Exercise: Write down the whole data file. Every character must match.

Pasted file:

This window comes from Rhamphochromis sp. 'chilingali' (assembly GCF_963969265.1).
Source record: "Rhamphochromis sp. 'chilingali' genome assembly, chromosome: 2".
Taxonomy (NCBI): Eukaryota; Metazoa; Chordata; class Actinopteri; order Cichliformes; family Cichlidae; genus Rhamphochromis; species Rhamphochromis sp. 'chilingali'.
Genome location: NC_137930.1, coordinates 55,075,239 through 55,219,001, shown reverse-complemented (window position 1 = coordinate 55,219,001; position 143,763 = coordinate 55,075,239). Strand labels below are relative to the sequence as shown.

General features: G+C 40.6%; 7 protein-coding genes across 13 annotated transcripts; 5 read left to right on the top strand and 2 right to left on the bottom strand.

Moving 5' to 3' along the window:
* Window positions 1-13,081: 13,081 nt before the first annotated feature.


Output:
This window comes from Rhamphochromis sp. 'chilingali' (assembly GCF_963969265.1).
Source record: "Rhamphochromis sp. 'chilingali' genome assembly, chromosome: 2".
Taxonomy (NCBI): Eukaryota; Metazoa; Chordata; class Actinopteri; order Cichliformes; family Cichlidae; genus Rhamphochromis; species Rhamphochromis sp. 'chilingali'.
Genome location: NC_137930.1, coordinates 55,075,239 through 55,219,001, shown reverse-complemented (window position 1 = coordinate 55,219,001; position 143,763 = coordinate 55,075,239). Strand labels below are relative to the sequence as shown.

General features: G+C 40.6%; 7 protein-coding genes across 13 annotated transcripts; 5 read left to right on the top strand and 2 right to left on the bottom strand.

Moving 5' to 3' along the window:
* Window positions 1-13,081: 13,081 nt before the first annotated feature.